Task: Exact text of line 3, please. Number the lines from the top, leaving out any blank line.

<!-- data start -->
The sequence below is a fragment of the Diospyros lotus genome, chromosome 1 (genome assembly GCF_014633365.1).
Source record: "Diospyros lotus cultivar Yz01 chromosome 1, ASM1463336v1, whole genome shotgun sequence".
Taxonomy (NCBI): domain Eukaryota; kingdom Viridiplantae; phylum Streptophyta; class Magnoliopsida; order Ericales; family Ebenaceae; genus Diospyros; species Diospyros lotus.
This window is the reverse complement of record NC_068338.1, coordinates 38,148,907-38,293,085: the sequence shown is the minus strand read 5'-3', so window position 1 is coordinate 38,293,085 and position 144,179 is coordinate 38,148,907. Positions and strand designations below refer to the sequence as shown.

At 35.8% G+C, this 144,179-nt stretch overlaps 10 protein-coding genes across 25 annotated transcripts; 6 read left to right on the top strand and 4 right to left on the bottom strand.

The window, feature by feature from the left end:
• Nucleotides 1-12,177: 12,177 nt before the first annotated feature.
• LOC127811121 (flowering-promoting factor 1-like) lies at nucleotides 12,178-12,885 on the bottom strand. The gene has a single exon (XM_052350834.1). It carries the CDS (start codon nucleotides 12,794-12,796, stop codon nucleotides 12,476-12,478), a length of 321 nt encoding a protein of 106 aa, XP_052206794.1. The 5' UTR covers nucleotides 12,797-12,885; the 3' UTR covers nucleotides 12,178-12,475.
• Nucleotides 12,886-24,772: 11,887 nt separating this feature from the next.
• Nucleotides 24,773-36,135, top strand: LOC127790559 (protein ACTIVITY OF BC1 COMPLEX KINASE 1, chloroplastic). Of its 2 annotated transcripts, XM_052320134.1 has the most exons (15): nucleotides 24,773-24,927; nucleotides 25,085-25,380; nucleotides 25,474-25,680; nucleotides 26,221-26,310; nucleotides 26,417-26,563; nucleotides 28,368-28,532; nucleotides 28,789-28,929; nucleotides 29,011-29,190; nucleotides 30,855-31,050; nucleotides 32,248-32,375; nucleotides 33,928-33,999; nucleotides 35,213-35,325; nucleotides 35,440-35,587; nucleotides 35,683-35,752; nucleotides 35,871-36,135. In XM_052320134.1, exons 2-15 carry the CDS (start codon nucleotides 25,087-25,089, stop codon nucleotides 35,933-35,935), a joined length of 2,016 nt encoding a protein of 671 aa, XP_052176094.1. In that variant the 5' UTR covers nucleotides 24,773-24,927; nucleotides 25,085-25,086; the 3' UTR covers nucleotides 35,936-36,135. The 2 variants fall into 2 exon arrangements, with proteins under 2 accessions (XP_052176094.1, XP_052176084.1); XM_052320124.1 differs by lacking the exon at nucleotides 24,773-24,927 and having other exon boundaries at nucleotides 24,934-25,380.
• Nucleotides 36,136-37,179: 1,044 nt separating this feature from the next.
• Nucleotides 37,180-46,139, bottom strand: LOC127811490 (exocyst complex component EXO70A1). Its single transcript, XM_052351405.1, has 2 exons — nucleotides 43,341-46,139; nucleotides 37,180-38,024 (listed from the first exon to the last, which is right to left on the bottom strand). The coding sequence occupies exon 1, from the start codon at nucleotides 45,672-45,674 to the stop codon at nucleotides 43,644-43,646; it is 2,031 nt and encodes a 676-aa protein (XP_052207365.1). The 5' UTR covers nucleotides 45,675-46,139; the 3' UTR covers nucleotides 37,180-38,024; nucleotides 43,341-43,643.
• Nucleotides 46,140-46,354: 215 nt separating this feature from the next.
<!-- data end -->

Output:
Taxonomy (NCBI): domain Eukaryota; kingdom Viridiplantae; phylum Streptophyta; class Magnoliopsida; order Ericales; family Ebenaceae; genus Diospyros; species Diospyros lotus.